President-elect Donald Trump will have Republican majorities in both houses of Congress when he assumes office in January, boosting chances for enacting major items on his agenda.
"The stalemate and deadlock that's gone on with a Democratic president and a Republican Congress probably won't exist next year when Trump is president," said federal budget analyst and political observer Stan Collender. "There's a variety of things from tax reform to major tax cuts to infrastructure spending that will probably get through [Congress] relatively quickly."
Republicans are assured at least 51 seats, and possibly as many as 53, in the 100-member Senate, and at least a 41-seat majority in the 435-seat House of Representatives. Just weeks ago, Democrats sounded confident of winning the Senate and thought they had a fighting chance of taking the House.
The forces Trump marshaled to win the presidency saved numerous vulnerable Republican lawmakers as well, according to observers.
"It went beyond coattails," said Norman Eisen of the Brookings Institution, referring to a presidential candidate's ability to carry his party's legislative candidates to victory. "The guy [Trump] had a train on a wedding dress.
"He bailed the Senate out. The thinking was that Democrats were likely to take control of the Senate. Republicans reversed that. The Trump base that turned out carried the day in the Senate," added Eisen, who served as a special counsel for government reform in the Obama administration.
For now, some of Trump's fiercest congressional critics, Democratic and Republican, are sounding a conciliatory note.
FILE - House Minority Leader Nancy Pelosi is pictured on Capitol Hill in Washington, April 23, 2015. She said in a statement after Donald Trump's victory in the presidential election that "we have a responsibility to come together and find common ground."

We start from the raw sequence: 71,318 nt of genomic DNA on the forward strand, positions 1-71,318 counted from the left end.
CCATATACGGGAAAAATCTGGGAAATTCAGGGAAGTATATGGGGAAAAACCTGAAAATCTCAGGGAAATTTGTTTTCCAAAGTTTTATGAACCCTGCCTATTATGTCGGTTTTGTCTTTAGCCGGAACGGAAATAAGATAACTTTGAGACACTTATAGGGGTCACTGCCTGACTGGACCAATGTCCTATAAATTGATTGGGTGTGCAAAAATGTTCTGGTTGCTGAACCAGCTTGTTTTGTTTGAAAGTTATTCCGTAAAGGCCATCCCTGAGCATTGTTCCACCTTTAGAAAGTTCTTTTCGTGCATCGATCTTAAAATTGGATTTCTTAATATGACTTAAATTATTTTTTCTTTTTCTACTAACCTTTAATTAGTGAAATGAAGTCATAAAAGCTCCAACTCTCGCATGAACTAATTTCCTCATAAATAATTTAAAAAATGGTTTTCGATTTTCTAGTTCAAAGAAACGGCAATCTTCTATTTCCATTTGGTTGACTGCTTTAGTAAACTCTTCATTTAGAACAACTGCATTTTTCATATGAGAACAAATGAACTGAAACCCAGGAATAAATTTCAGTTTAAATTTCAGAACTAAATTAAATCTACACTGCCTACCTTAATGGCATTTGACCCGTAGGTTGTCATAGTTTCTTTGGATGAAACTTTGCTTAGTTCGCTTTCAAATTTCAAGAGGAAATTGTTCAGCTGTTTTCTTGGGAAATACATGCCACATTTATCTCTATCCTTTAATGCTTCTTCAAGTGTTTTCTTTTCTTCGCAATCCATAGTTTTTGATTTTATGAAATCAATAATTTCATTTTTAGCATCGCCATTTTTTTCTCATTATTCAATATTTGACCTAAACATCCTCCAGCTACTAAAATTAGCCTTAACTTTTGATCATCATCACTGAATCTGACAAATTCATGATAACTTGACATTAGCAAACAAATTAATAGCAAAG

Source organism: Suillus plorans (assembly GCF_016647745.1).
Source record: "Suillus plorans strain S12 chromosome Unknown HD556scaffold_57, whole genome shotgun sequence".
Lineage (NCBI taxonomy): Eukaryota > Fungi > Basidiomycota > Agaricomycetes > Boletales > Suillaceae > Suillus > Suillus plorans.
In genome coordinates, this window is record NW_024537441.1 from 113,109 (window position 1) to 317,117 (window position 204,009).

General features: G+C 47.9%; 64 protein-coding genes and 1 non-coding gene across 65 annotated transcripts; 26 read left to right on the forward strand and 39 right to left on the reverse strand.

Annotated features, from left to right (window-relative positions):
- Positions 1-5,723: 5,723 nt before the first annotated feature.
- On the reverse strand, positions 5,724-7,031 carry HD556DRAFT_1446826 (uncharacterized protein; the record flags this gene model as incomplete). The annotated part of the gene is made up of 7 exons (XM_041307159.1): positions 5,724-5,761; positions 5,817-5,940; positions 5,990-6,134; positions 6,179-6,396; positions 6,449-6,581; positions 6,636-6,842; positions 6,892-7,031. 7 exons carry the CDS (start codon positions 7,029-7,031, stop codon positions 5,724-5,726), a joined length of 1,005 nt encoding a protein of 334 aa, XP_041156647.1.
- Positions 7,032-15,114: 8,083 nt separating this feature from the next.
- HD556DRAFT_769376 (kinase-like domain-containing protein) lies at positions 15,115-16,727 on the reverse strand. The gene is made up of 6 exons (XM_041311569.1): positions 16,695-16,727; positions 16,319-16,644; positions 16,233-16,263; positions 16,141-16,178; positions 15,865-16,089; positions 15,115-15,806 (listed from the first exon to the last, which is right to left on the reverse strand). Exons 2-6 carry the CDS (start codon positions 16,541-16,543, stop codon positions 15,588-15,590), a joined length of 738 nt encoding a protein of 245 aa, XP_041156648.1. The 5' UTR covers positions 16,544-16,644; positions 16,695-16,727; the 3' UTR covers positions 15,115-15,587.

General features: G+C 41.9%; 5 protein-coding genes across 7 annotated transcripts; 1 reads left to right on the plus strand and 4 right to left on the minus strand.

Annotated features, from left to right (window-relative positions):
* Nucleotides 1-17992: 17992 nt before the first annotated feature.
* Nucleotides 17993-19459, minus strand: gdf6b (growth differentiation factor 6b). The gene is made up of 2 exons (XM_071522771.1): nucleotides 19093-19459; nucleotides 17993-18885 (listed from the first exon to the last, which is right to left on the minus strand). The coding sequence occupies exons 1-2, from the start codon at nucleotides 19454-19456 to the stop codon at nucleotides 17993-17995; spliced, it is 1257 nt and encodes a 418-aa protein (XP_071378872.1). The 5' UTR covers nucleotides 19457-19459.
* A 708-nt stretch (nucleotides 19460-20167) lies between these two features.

"We have a responsibility to come together and find common ground," House Democratic leader Nancy Pelosi of California said in a statement. "The peaceful transfer of power is the cornerstone of our democracy."
"My family and I congratulate President-elect Trump on his decisive victory," Republican Senator Ben Sasse of Nebraska said in a statement. Sasse had been among the first Republican lawmakers to disavow Trump earlier this year.
"My family and I just prayed that President-elect Trump will be wise and faithful in his new vocation," Sasse tweeted. "We call on all Americans to do as well."
House Speaker Paul Ryan of Wisconsin speaks during a news conference in Janesville, Wis., Nov. 9, 2016.
House Speaker Paul Ryan of Wisconsin, who reluctantly endorsed Trump and occasionally traded barbs with his party's presidential nominee, said Wednesday, "Donald Trump heard a voice out in this country that no one else heard. He connected in ways with people no one else did. He turned politics on its head, and now Donald Trump will lead a unified Republican government. We will work hand-in-hand on a positive agenda to tackle this county's big challenges."